Rewarding exploration, however a little pretentious.
It's not that uncommon to see gaming mods turn into full-blown retail releases; over the years we've seen Counter-Strike, Day of Defeat and even Natural Selection make it to the big leagues after modest beginnings. thechineseroom have just re-released their 2008 mod, Dear Esther, with a brand new engine, higher production values and a bigger scope than ever before. Is this mysterious narrative-driven game worth the price of admission?
What Dear Esther Got Right
Atmosphere - From the opening moments until the thrilling conclusion, Dear Esther is simply dripping with atmosphere. Stuck on a mysterious island, the player will be exploring the unkempt mountains, delapidated shacks and the mysterious caves. There seems to be an unspoken sense of urgency as you inch your way through each area, with the atmosphere making up a good portion of the experience.
Thrilling musical score - The soundtrack featured in Dear Esther is just as important as the spoken narrative when it comes to driving forces. The sweeping strings as you wander the fields, the gloomy piano sonatas as you explore the depths of the caves, and the suspenseful crescendo bring the experience into a whole new world. Without the soundtrack, Dear Esther would be lacking a soul.
Exploration is the key - Dear Esther is about as linear as a game can get, but it uses exploration as a very interesting mechanic. The required path is not always the most apparent one, and the more the player explores, the more information they gather about the setting, and story of this adventure. Certain areas will trigger an internal monologue from the protagonist, which will reveal just a little more information about the situation. The player could rush their way through the game, however exploration makes it all the more rewarding.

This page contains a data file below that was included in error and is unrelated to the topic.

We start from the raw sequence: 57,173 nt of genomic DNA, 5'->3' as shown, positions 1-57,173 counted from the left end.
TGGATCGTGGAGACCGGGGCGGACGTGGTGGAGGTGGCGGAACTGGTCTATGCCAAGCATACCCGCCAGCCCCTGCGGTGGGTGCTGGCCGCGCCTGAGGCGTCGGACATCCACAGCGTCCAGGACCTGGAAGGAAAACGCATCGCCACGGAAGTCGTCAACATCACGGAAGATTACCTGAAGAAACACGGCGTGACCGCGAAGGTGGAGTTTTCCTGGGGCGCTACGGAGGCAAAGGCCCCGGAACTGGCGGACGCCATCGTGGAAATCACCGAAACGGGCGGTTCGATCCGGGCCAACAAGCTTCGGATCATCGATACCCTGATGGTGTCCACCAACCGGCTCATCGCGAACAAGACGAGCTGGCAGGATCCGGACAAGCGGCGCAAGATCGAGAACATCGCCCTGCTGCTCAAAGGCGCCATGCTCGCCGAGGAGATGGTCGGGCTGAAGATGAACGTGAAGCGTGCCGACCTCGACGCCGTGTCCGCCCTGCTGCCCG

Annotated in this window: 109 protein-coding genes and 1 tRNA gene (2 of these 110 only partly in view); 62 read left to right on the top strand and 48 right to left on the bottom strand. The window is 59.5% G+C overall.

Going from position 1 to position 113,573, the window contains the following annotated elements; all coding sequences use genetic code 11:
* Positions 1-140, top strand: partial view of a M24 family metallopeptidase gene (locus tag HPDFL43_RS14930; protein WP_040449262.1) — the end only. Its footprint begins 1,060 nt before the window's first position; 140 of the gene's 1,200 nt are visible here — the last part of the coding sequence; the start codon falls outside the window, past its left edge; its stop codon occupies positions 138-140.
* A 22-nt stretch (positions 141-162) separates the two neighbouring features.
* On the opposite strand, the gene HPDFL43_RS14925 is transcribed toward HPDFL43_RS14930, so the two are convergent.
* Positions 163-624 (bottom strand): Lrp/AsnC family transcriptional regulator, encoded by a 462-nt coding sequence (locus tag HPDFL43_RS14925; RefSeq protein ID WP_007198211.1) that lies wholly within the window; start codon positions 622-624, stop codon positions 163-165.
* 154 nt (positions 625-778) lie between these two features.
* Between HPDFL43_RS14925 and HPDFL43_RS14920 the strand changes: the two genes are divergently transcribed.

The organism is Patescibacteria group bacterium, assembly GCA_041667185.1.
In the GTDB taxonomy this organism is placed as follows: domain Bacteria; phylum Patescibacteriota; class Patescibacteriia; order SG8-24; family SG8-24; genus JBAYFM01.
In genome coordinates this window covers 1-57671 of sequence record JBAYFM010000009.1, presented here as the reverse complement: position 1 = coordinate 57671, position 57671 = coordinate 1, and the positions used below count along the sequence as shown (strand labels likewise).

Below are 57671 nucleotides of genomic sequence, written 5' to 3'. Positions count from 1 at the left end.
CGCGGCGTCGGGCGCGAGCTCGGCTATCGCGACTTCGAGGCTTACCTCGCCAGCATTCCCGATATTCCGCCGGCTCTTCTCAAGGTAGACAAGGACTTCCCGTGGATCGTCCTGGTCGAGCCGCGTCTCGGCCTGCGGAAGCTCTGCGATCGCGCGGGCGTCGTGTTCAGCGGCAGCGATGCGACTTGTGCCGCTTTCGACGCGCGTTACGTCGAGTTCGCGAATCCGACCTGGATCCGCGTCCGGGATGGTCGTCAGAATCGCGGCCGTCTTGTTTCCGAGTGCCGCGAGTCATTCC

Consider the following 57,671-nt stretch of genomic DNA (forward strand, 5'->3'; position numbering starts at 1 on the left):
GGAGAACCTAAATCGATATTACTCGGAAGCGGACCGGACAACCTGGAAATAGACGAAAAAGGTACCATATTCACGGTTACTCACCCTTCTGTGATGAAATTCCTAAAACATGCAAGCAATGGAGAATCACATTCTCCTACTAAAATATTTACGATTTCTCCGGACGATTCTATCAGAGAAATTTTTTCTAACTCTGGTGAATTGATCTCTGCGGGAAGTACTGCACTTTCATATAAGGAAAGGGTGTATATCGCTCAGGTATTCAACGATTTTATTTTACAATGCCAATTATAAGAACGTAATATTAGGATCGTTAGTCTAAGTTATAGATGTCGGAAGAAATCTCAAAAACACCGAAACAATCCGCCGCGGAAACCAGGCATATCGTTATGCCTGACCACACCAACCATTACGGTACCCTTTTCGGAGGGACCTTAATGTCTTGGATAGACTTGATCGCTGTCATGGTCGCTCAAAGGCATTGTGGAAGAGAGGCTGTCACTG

What Dear Esther Got Wrong
Pretentious at times - Dear Esther is a different kind of experience. The player simply walks through the environment, with the protagonist occasionally coming in and revealing a little more about the story, often in cryptic ways. These cryptic reveals are often contrived, and are somewhere between a 16 year old girl's diary and a pretentious ass from Yale. It doesn't happen often, but at times the dialogue will leave you apathetic rather than entranced.
Interactive snore-fest - For the average gamer, Dear Esther is going to be an interactive snore-fest for your senses. The player is tasked with simply holding the W key to walk forward and not much else. There are no actions to be completed, just a gorgeous island to explore and a story to enjoy. This will appeal to some of us out there, but for the majority of gamers, this is going to wear thin pretty quickly.
The Final Verdict
Dear Esther is an interesting experiment of interactive storytelling, presenting the player with a mysterious island and an even more mysterious narrative. The game oozes with shady atmosphere, and the moody soundtrack really transforms the experience into a work of art. Having said that, it can come off a little pretentious at times, and the entire game can be completed by holding down the W key and moving the mouse. As a game, Dear Esther is hard to recommend, but if you are interested to see an interesting story that takes just over an hour to complete, it is well worth the $10.
By Stephen Heller